CAIRO (Reuters) - Forces loyal to Muammar Gaddafi bombarded the besieged city of Misrata on Friday, shelling a road to the rebel-controlled port that is a lifeline for trapped civilians, a rebel spokesman said.
A doctor in Libya's third-biggest city, the rebels' last major enclave in the west of the country, told Al Jazeera television at least eight people had been killed by the latest artillery assault. Women and elderly were among the wounded, he added.
The rebel spokesman could not confirm the death toll.
"Tanks are shelling the Nakl al Theqeel area, (troops) are firing artillery rounds. It started this morning, then it stopped and now it has resumed," the spokesman, who identified himself as Gemal Salem, told Reuters by telephone.
Government forces have laid siege to Misrata for more than six weeks. The rebels have warned of an impending massacre unless NATO intensifies its air strikes. Aid agencies say a humanitarian disaster is unfolding.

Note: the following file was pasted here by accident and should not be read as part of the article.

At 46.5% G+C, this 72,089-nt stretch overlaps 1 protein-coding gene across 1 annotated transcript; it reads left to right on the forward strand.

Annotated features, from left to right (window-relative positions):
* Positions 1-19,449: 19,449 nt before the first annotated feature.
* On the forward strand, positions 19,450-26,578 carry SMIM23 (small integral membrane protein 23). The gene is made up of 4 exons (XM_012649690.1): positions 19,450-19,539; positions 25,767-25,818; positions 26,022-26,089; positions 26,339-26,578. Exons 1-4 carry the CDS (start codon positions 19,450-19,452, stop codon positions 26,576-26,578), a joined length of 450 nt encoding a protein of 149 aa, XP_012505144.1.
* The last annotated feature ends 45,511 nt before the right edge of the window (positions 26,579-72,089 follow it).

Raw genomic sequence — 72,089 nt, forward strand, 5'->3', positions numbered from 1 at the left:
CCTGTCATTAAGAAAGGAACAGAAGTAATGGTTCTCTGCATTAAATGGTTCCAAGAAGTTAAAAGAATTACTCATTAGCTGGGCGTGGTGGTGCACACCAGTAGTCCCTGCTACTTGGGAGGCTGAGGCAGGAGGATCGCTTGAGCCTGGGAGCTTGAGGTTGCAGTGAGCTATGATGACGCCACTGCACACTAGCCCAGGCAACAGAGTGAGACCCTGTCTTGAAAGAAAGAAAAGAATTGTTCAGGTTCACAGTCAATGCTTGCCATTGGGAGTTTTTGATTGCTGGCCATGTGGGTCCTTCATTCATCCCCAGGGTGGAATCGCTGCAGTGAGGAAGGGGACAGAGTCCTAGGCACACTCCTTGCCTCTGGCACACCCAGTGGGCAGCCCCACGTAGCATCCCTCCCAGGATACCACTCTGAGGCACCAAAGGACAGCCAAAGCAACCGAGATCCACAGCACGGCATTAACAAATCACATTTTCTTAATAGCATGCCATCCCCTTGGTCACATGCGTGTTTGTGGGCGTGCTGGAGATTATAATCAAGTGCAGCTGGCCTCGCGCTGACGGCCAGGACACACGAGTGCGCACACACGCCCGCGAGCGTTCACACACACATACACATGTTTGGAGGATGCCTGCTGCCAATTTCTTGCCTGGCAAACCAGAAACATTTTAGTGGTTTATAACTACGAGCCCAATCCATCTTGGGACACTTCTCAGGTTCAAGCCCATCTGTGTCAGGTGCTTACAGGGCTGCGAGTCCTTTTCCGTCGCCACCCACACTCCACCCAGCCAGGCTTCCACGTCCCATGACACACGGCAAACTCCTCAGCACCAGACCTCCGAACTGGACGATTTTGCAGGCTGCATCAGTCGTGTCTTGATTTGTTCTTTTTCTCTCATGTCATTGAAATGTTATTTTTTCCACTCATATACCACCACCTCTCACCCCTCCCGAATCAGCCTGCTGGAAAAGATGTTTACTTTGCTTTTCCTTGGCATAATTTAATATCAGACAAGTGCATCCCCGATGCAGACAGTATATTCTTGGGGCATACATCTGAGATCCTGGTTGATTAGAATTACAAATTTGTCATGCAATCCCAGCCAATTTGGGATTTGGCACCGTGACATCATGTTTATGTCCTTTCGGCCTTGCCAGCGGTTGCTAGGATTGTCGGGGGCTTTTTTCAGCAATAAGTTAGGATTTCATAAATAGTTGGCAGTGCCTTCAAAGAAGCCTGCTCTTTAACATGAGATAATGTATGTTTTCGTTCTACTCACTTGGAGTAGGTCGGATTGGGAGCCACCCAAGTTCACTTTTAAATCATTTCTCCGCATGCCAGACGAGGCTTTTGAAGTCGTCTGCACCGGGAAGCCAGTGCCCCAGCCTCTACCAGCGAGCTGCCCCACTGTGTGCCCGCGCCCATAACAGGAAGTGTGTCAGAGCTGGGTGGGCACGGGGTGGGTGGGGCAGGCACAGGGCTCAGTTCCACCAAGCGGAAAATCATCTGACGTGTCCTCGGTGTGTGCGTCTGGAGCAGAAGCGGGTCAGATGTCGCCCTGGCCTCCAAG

Television footage from the coastal city shows buildings ripped apart by artillery fire, burned-out vehicles in rubble-strewn streets, and doctors treating wounded civilians with inadequate resources.
Rebel spokesman Salem said NATO's lack of a military strategy to unseat Gaddafi was causing many to question the coalition's intentions.
"Who needs the safe place, Gaddafi or the civilians? In which way does this world think? I don't know," he said.
A ship docked in Misrata late on Thursday to begin evacuating nearly 8,300 stranded migrants, many described as being in an "extremely poor state." [ID:nLDE73D2DF]
The Red Cross said it expected a humanitarian vessel with life-saving medical supplies to arrive in Misrata in the coming days, depending on the security situation around the port.
(Additional reporting by Mariam Karouny in Beirut; writing by Richard Lough; editing by Andrew Roche)